The Sandra Mahoney Quartet can be purchased from Wakefield Press, who are offering a special: four books for the price of three. The novels are also available on Amazon and other ebooks sites.
And another good review of The Fourth Season has just come in, this time from ‘Long and Short Reviews’.
Geoff Page is one of Australia’s best known and widely-published poets. He is based in Canberra and has published twenty-one collections of poetry as well as two novels and five verse novels, and has won many awards. Rather than include a lot of biographical information in this post, I suggest readers follow the link to Irma Gold’s excellent interview.
Driving daily into work,
he feels them equally as pressures,
one more urgent than the other
but pressure all the same.
Both could justify a life,
one with what the young retain
and carry with them through the years,
the other more diffuse
and closer to the core,
from something deeper down,
more opaque than God perhaps,
rhythms, lines and images,
a gift that needs real readiness
before it can arrive.
Of course, one may excel at both.
No doubt a man may serve two masters.
Last year he taught them Doctor Faustus,
the senior class he still keeps on.
He thinks about the famous bargain,
the heavy freedoms of its power,
the good opinion held so widely,
the parent-teacher nights and, yes,
the jokes he makes at school assemblies
to show he’s serious.
At home though there’s a desk
With untouched paper and a screen,
an ideas file, a journal,
a mix of discipline and licence
to bring in pocket money only,
scuffling below the dole.
A friend of his has chosen this,
insecure and frugal
and prone to bitterness.
A third has signed a smaller deal,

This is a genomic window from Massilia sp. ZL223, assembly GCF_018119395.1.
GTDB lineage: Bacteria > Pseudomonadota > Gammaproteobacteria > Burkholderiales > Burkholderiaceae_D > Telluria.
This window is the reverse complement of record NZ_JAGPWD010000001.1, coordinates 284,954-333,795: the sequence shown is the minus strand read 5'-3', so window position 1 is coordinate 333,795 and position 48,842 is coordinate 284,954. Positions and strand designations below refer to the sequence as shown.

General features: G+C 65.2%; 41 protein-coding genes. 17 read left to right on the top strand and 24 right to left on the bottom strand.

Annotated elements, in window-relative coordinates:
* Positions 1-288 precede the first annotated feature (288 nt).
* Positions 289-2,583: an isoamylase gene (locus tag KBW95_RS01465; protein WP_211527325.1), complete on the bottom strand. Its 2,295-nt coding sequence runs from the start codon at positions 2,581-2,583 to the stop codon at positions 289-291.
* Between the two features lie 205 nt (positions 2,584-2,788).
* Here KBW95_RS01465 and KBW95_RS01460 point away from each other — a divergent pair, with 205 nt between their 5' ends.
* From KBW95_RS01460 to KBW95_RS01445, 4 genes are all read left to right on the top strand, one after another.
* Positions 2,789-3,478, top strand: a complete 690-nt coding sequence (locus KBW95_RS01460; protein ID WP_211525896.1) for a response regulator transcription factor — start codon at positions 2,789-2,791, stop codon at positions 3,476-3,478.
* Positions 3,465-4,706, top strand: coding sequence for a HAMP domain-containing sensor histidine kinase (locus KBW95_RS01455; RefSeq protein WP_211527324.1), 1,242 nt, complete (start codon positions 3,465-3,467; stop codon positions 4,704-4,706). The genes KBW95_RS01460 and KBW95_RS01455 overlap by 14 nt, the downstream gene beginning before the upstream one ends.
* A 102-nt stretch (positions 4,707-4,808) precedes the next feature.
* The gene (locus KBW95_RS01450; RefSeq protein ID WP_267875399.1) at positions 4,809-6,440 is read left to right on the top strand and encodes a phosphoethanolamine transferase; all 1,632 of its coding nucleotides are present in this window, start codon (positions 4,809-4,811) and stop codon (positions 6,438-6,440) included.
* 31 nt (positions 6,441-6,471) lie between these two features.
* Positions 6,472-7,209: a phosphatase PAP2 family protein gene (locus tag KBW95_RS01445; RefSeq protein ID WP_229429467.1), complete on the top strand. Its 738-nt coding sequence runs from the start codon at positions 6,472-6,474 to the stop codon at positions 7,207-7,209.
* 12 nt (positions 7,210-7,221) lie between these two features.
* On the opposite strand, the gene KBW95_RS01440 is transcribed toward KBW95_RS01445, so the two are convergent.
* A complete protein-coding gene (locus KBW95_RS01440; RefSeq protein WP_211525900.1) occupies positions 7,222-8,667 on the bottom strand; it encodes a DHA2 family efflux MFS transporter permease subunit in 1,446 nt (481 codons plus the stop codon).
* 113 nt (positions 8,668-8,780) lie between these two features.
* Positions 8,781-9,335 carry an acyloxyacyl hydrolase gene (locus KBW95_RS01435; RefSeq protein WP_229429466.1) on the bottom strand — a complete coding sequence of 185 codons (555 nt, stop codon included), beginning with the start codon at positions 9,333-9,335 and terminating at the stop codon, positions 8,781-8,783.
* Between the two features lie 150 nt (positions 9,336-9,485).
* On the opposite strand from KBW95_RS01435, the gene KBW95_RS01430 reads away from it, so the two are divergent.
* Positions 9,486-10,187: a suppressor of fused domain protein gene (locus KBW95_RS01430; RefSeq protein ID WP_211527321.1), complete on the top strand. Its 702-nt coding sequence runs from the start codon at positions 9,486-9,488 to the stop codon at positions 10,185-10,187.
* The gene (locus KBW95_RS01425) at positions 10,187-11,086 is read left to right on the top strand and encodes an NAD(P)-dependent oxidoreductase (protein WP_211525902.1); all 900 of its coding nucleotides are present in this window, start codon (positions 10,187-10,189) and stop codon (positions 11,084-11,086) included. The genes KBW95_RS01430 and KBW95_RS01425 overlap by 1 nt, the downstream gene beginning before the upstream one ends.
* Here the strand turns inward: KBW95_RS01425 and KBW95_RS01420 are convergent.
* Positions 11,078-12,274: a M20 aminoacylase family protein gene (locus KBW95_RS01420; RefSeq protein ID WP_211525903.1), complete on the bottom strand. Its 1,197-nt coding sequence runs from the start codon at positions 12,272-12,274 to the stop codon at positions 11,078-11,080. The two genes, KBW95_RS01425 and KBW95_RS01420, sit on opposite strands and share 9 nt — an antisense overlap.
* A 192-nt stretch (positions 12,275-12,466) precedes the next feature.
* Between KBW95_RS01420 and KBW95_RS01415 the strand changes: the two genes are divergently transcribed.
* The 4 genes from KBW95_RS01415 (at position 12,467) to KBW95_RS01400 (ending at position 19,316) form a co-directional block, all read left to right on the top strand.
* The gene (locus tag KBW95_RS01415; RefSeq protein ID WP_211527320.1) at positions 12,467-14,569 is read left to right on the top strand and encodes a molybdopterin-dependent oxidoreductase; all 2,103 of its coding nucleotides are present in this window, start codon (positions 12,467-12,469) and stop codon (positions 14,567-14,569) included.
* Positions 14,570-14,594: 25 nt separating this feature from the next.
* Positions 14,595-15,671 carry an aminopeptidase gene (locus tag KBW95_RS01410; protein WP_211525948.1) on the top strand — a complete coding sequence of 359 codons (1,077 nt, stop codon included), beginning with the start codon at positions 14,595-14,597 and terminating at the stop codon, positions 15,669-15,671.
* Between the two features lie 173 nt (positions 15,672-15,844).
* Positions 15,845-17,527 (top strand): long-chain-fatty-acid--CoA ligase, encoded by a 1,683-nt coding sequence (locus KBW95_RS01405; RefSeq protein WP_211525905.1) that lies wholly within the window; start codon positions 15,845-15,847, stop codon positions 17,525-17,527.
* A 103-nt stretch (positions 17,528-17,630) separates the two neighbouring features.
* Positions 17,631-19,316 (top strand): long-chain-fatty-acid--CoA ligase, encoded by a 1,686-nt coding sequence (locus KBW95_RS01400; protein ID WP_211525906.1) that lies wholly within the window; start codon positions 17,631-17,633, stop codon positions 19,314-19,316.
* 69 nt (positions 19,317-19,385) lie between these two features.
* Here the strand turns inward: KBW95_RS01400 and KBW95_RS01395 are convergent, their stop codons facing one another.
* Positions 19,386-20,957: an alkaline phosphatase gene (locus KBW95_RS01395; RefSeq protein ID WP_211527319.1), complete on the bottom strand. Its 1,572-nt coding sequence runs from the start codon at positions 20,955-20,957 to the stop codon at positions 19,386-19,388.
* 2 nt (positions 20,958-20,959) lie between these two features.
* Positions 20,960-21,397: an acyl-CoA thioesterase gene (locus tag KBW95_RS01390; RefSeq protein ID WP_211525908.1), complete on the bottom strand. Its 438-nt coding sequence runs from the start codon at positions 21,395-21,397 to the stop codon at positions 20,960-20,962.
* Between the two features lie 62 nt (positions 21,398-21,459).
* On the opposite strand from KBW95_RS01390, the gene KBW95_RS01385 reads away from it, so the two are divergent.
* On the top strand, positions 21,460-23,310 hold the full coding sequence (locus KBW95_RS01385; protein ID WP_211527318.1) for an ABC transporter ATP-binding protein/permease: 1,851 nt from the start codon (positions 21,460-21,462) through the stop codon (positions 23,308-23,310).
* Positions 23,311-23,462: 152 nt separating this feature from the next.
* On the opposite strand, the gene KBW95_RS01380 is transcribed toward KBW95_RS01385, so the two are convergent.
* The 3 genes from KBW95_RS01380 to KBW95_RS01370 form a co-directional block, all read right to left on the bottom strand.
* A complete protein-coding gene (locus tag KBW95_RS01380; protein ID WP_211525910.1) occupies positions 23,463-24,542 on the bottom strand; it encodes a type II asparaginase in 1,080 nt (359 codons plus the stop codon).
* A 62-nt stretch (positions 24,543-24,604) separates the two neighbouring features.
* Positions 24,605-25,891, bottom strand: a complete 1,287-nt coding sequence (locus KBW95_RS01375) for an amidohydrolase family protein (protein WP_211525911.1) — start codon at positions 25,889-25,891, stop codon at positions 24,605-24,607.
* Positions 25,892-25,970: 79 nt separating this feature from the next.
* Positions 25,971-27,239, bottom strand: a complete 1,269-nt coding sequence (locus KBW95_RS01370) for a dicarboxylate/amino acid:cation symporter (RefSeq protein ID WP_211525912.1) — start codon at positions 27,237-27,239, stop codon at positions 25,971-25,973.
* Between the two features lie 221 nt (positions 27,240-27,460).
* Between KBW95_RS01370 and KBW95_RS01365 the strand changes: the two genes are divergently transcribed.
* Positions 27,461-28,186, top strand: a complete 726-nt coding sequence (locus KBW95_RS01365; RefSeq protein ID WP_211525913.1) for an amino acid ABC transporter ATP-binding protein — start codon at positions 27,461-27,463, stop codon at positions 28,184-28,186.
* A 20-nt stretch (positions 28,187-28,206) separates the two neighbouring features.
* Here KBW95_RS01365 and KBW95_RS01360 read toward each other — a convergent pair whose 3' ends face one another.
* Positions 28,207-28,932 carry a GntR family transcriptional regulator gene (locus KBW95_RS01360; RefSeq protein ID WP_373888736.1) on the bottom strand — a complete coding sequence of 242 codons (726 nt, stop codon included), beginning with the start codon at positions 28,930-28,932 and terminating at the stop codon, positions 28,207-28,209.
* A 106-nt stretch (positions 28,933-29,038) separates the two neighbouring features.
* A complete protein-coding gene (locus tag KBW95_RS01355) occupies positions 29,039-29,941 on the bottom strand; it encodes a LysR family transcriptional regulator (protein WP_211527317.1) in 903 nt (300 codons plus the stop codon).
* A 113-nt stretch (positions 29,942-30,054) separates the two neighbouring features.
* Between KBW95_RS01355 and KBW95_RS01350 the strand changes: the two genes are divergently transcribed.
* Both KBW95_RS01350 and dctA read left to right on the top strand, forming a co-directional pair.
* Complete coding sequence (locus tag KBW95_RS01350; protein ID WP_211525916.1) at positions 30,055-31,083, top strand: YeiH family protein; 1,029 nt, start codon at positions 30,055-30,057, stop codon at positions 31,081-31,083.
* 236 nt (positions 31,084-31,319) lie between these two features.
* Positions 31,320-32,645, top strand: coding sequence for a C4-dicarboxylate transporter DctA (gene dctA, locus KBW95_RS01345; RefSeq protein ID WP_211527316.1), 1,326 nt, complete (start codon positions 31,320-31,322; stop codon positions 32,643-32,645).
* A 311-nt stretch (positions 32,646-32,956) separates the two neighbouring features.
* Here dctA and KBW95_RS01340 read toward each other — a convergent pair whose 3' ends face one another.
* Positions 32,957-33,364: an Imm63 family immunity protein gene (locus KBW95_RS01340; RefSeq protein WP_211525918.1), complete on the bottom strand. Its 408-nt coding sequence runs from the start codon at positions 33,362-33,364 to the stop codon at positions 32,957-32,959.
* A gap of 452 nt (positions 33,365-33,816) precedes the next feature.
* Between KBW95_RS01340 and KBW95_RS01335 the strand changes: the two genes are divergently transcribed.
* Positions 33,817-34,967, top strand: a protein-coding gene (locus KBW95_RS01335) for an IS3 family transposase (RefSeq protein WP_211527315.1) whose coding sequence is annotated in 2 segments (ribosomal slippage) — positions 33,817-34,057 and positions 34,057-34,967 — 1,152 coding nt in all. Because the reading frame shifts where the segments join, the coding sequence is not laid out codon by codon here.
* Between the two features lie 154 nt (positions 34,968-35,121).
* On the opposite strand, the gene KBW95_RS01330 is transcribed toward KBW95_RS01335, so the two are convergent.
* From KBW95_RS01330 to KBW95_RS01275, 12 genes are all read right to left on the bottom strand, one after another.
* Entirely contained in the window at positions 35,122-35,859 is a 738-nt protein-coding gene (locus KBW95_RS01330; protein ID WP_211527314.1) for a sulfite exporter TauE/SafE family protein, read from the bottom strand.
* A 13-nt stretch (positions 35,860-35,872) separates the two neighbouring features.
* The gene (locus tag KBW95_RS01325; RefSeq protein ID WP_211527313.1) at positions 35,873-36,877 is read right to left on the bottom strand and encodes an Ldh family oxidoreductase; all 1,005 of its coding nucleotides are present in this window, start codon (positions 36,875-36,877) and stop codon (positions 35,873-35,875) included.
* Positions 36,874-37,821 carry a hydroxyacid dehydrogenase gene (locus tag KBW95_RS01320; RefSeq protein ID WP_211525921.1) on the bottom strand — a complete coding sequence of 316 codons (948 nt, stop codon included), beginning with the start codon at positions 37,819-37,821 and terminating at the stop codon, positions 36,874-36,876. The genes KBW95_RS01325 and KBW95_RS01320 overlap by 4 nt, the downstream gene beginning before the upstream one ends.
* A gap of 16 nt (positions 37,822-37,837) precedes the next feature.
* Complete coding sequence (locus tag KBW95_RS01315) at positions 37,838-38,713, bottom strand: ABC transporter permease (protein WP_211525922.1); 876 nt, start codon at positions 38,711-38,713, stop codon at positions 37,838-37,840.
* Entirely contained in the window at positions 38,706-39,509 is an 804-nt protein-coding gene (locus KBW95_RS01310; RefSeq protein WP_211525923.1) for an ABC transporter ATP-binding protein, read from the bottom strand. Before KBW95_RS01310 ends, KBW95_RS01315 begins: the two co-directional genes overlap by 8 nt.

holding off from higher slots
if ever they were offered.
Who is his Mephistopheles?
It’s not the principal.
He thinks perhaps they are collective,
these senior teachers who respect him,
who cannot let him go,
who see that he can make things happen
and keep a keel on course.
To them, this other life he has
is hardly more than self-indulgence,
a foible or some pleasant extra,
a flourish or addendum
to make a CV more compelling.
His watch says 8 am.
He turns into the car park now,
an hour before the world begins
its unforeseen complexities,
its smoke and mirrors of the human,
the needs that only he can meet.
The car is small and European,
very fast from nought to ninety.
He walks towards the building…
and sees, back home, that writing desk
patient in its shaft of light,
the blank page and a keyboard waiting,
the pressure of the poem.
‘The Deputy’ appeared in Meanjin 2, 2014. Thank you, Geoff, for allowing me to reproduce it here, and to Meanjin for publishing it.
I read the poem with an instant, deep feeling of recognition. In sixty-three lines, it says an enormous amount about the life of art, the choices and hard bargains, and the ways these are carried within a person life-long.
The voice is quietly authoritative, unsentimental, uncomplaining. The deputy headmaster, who is also an artist, must weigh up and doubt and compare, and go on doing so. This is his destiny. But it’s not an intellectual exercise – the pressures are heart-felt.
And the last line is superb, shining undimmed by the teacher’s daily, ‘other’ life, yet given meaning by it and by the poem as a whole.
I was reminded of the last stanza of Yeats’s ‘Meditations in Time of Civil War’, and ‘the half-read wisdom of daemonic images’ with which Yeats comforts himself, while understanding that Page’s poet/public man is a very different character.